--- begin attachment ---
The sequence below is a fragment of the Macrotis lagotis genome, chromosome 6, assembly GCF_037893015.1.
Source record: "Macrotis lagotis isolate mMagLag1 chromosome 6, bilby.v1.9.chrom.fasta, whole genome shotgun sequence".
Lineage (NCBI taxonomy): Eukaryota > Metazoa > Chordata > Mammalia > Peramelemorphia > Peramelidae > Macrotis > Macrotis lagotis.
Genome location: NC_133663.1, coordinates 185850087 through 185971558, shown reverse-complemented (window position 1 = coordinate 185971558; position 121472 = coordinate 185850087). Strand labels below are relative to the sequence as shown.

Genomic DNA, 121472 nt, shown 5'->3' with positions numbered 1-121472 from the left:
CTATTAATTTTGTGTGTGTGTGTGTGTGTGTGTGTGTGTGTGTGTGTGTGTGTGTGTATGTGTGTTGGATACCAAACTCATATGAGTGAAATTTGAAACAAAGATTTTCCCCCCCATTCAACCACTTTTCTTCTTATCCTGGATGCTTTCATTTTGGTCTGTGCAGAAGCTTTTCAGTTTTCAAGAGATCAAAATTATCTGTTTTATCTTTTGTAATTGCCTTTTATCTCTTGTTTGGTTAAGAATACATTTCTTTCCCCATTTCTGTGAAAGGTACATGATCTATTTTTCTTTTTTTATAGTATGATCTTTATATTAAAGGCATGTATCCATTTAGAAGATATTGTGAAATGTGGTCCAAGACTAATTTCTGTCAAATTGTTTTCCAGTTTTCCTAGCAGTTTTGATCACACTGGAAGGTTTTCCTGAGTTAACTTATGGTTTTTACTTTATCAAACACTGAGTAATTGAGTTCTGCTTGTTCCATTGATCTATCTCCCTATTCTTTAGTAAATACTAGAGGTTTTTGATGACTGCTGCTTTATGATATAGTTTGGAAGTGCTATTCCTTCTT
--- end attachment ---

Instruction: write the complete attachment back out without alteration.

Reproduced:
The sequence below is a fragment of the Macrotis lagotis genome, chromosome 6, assembly GCF_037893015.1.
Source record: "Macrotis lagotis isolate mMagLag1 chromosome 6, bilby.v1.9.chrom.fasta, whole genome shotgun sequence".
Lineage (NCBI taxonomy): Eukaryota > Metazoa > Chordata > Mammalia > Peramelemorphia > Peramelidae > Macrotis > Macrotis lagotis.
Genome location: NC_133663.1, coordinates 185850087 through 185971558, shown reverse-complemented (window position 1 = coordinate 185971558; position 121472 = coordinate 185850087). Strand labels below are relative to the sequence as shown.

Genomic DNA, 121472 nt, shown 5'->3' with positions numbered 1-121472 from the left:
CTATTAATTTTGTGTGTGTGTGTGTGTGTGTGTGTGTGTGTGTGTGTGTGTGTGTGTATGTGTGTTGGATACCAAACTCATATGAGTGAAATTTGAAACAAAGATTTTCCCCCCCATTCAACCACTTTTCTTCTTATCCTGGATGCTTTCATTTTGGTCTGTGCAGAAGCTTTTCAGTTTTCAAGAGATCAAAATTATCTGTTTTATCTTTTGTAATTGCCTTTTATCTCTTGTTTGGTTAAGAATACATTTCTTTCCCCATTTCTGTGAAAGGTACATGATCTATTTTTCTTTTTTTATAGTATGATCTTTATATTAAAGGCATGTATCCATTTAGAAGATATTGTGAAATGTGGTCCAAGACTAATTTCTGTCAAATTGTTTTCCAGTTTTCCTAGCAGTTTTGATCACACTGGAAGGTTTTCCTGAGTTAACTTATGGTTTTTACTTTATCAAACACTGAGTAATTGAGTTCTGCTTGTTCCATTGATCTATCTCCCTATTCTTTAGTAAATACTAGAGGTTTTTGATGACTGCTGCTTTATGATATAGTTTGGAAGTGCTATTCCTTCTT